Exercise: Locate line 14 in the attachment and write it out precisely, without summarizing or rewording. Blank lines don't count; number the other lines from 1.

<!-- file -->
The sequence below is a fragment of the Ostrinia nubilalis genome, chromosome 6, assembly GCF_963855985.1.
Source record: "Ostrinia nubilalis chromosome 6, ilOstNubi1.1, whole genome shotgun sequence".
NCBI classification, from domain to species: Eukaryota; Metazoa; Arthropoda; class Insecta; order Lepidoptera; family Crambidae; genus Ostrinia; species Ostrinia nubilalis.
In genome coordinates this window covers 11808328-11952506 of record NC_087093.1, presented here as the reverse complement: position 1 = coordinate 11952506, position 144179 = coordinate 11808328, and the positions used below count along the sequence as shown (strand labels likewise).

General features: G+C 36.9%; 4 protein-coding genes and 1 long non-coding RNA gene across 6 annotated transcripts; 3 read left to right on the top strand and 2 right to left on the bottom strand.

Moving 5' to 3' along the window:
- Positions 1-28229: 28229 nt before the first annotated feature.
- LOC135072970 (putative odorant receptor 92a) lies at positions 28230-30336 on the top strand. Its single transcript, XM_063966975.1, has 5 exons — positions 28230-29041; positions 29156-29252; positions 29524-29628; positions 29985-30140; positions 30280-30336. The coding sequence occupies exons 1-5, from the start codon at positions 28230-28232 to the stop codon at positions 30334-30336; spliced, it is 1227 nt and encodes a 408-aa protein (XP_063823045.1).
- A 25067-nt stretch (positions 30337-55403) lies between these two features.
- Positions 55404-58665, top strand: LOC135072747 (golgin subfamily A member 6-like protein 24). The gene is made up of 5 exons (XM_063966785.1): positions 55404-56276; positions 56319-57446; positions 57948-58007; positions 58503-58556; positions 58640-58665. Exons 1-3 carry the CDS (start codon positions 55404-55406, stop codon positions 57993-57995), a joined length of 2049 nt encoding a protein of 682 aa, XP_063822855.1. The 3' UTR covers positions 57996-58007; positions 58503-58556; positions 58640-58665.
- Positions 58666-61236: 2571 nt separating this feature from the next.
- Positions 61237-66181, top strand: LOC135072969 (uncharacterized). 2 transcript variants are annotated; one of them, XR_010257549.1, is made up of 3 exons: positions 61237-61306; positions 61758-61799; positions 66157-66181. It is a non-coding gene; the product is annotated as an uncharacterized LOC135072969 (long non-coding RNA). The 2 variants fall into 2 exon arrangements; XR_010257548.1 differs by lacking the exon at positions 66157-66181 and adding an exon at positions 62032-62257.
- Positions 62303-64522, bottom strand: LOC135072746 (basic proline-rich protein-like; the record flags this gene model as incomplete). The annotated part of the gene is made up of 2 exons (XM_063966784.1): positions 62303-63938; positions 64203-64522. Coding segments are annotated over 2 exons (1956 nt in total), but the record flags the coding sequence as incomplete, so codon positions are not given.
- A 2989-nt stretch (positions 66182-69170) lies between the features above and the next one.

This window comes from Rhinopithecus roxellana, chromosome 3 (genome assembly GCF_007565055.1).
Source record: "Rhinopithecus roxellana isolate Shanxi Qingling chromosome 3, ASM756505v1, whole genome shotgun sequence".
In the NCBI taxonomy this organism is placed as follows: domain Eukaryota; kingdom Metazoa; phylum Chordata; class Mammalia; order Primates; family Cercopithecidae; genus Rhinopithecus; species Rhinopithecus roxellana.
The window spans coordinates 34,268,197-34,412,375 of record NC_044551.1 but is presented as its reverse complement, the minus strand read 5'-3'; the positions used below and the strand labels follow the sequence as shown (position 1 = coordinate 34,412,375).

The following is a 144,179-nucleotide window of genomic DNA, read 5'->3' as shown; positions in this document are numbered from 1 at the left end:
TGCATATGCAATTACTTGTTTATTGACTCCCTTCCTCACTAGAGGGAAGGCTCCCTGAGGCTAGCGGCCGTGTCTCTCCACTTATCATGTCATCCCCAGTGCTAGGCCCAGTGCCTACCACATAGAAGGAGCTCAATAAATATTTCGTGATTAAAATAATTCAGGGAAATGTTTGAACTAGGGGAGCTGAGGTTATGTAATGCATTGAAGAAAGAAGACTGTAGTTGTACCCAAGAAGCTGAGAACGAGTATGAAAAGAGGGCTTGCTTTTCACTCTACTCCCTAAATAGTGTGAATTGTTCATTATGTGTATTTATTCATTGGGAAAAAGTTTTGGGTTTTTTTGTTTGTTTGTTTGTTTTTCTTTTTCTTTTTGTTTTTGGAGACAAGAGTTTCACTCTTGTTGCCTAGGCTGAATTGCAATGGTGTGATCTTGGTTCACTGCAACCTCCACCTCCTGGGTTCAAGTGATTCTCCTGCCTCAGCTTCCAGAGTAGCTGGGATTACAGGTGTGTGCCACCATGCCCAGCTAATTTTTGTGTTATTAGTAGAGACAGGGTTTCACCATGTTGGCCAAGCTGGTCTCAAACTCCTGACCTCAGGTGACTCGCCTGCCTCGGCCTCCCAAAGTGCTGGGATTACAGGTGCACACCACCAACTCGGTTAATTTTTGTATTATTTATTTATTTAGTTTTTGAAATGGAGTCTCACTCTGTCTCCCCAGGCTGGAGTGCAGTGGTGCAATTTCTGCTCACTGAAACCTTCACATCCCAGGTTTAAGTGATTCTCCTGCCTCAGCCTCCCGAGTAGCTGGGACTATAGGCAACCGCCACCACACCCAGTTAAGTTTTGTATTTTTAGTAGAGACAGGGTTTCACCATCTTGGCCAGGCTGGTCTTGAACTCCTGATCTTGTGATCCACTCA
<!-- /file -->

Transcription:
- A 2989-nt stretch (positions 66182-69170) lies between the features above and the next one.